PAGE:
Practicing For Flight

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By Tris DeRoma

Thanks to a donation by a local aviation hobbyist, cadets in the Los Alamos chapter of the Civil Air Patrol will be able to experience the wonders of flight without leaving the ground.
Los Alamos resident Brent Budden donated a hand-built, computerized flight simulator to the patrol. Calling it a labor of love, the physicist built the impressive looking device in 2007 as a way to satisfy his love of space, as well as flying until he achieved his pilot’s license.
“Originally, I wanted a completely-enclosed simulator that I could do spaceflight in,” he said. “As I was designing it, I also decided to include atmospheric flight as well.”
The simulator is designed to roughly mimic the inside of a two-seater cockpit, with physical, built in controls the cadets should already be familiar with to run the “plane.” The “windows” include three computer monitors positioned in such a way as to mimic the view a pilot and co-pilot would see from an actual plane.
Different types of software can be loaded into the simulator. Microsoft Flight Simulator 10 and Orbiter Space Flight Simulator has already been loaded in, with plans to also load Laminar Research’s X-Plane 10 in the future.
While the main, physical control panels are mostly for space flight, the cadets should still be able to use it to familiarize themselves with atmospheric flight, as it includes a yoke (steering mechanism) and pedals as well as a special panel used for atmospheric flight. Budden added that if the CAP wanted to, the simulator can be further customized for atmospheric flight.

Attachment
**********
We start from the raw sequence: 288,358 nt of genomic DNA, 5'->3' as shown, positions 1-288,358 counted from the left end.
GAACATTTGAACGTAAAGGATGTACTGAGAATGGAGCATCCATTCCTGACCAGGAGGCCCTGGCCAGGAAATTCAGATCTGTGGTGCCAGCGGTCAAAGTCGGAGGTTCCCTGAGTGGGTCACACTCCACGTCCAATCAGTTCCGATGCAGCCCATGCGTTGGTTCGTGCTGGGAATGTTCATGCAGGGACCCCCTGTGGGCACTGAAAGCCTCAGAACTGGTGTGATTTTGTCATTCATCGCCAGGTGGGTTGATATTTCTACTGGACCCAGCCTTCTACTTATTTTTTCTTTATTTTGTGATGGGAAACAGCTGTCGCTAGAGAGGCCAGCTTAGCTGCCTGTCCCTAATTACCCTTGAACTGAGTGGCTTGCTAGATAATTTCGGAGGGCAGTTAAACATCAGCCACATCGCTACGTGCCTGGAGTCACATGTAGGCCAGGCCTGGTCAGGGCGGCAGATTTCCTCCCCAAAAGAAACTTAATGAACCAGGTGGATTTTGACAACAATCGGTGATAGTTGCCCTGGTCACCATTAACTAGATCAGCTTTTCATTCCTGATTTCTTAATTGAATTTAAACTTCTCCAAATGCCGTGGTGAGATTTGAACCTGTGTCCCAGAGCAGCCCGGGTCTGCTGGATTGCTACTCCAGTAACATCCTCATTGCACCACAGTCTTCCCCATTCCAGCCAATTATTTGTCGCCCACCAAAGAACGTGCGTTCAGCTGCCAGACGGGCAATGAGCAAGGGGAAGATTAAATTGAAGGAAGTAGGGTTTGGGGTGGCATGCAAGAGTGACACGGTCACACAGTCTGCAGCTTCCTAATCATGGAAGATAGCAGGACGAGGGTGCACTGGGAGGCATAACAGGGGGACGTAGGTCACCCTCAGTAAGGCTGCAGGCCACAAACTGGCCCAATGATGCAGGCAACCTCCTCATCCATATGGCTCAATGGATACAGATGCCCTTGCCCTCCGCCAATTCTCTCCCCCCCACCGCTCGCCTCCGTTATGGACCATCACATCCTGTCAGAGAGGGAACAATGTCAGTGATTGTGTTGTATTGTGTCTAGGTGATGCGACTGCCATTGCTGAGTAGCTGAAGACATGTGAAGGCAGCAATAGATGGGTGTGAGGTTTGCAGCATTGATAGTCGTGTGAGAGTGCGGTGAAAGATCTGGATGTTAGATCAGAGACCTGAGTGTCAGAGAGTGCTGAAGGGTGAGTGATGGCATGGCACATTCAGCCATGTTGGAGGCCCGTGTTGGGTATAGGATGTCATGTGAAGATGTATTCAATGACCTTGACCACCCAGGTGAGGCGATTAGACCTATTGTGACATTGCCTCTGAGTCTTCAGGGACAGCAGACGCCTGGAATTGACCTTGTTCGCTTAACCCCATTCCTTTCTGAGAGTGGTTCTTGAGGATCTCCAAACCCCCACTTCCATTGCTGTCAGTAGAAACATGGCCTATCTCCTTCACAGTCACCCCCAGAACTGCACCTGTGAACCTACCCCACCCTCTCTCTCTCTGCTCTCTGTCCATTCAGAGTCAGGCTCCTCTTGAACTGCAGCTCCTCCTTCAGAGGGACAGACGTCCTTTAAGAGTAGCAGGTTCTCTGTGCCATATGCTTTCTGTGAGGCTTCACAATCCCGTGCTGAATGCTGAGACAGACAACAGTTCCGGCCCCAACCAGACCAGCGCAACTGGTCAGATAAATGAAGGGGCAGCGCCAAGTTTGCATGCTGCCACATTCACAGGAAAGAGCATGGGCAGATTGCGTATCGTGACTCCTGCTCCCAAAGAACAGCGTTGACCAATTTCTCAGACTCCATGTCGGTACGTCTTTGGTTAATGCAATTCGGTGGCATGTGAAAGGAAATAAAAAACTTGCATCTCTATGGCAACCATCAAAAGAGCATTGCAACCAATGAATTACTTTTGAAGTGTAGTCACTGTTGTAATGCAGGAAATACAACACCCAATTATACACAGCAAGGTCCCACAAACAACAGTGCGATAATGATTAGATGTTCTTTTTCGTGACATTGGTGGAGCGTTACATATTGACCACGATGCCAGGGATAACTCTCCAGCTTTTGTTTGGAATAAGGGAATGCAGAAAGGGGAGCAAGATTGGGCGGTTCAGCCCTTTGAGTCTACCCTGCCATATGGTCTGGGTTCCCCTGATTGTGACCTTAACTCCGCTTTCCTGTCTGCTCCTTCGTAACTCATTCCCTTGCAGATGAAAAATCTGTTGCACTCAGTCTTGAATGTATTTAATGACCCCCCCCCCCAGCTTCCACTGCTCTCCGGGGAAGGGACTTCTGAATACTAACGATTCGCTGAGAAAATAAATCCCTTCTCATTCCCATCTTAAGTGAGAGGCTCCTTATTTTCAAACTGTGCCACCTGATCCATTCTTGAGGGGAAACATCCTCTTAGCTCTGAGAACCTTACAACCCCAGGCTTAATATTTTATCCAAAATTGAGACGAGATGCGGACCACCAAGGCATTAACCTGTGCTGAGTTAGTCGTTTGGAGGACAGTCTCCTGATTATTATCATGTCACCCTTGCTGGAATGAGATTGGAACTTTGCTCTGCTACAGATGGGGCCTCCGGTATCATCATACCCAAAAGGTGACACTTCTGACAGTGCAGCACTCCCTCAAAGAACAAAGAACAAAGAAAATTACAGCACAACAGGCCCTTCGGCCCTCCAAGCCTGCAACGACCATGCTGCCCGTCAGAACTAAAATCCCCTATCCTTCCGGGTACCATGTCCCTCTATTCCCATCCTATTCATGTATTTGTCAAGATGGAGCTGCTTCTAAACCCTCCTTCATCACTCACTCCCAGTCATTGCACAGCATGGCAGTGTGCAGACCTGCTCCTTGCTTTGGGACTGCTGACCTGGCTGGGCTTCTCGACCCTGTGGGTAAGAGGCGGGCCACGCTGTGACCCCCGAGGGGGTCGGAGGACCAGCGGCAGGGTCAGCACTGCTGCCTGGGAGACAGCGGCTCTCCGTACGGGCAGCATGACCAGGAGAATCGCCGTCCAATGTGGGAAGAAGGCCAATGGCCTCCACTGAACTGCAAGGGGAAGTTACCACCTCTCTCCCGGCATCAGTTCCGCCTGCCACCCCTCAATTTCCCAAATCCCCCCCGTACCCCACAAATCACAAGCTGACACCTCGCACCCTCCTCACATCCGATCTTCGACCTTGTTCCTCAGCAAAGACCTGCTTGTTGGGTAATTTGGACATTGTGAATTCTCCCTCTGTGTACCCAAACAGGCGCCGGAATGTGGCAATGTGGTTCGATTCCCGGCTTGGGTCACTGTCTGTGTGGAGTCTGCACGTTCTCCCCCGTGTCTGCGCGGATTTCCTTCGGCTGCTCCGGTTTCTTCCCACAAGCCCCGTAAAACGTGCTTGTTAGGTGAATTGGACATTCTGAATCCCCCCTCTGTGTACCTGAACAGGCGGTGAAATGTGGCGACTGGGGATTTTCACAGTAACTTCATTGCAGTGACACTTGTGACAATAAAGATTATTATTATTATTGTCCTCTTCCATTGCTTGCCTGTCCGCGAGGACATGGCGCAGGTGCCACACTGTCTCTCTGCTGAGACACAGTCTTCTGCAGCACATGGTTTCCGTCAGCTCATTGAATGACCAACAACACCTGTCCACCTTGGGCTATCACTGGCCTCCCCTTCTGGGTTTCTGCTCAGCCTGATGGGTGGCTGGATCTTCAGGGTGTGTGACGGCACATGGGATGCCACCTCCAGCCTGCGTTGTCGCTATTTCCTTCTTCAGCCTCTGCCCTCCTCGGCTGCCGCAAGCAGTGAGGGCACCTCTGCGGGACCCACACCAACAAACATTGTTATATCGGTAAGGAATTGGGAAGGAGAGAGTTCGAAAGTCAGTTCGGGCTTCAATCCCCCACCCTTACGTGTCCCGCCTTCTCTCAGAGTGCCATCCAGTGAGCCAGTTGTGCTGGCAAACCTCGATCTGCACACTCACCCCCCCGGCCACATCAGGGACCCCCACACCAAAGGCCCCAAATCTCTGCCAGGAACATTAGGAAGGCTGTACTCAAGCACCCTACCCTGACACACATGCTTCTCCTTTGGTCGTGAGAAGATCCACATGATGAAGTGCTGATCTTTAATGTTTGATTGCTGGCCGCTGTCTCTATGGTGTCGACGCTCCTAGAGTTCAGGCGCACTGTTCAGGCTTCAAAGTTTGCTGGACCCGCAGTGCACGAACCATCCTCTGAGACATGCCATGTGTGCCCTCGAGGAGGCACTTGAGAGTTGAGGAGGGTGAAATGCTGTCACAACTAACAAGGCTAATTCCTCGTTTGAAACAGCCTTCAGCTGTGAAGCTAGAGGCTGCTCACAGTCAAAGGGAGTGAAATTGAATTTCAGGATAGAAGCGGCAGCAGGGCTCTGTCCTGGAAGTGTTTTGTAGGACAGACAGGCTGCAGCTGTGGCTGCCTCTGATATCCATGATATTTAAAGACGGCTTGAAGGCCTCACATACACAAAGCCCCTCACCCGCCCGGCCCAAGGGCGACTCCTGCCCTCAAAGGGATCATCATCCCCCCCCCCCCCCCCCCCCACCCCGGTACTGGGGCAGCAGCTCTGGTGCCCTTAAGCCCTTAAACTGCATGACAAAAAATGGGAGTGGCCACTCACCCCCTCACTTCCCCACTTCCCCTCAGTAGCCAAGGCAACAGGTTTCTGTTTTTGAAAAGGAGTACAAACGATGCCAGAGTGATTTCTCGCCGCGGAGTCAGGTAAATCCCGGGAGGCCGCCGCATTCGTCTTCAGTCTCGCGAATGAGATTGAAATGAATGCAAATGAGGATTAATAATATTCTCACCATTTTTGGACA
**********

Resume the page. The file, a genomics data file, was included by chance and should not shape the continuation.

According to Dan Gabel, the dual-purpose simulator will be just the thing for the Los Alamos’ CAPS cadets.
“I think it will be mostly used for aerospace education,” Gabel said, adding that aerospace flight and concepts is also an important part of the cadet’s flight education.
As for atmospheric flight, Gabel also said that the students should at least be able to familiarize themselves with various flight instrumentation panels included in the various software packages.
At Monday’s local CAP meeting — which is held at the airport every Monday at 6 p.m. — the CAP presented Budden with a certificate in appreciation for his donation. There will also be a special dedication plaque mounted to the outside of the simulator crediting Budden for the donation.
Cadet Chief Master Sergeant Caleb Britton said however they use the simulator, it will be a good tool to have as part of their education.
“We could definitely use this as a tool for flight training, since some of our cadets are working on acquiring their pilot licenses,” he said.
The local CAP chapter is otherwise known as the Los Alamos Composite Squadron, and is one of the many squadron’s in the state CAP’s New Mexico Wing. The Civil Air Patrol is an auxiliary of the U.S. Air Force.
The Civil Air Patrol specializes in aiding in search and rescue, survey and mapping missions. The organization also has a group of young people called “cadets,” who are organized into an officer corps similar to the U.S. Air Force.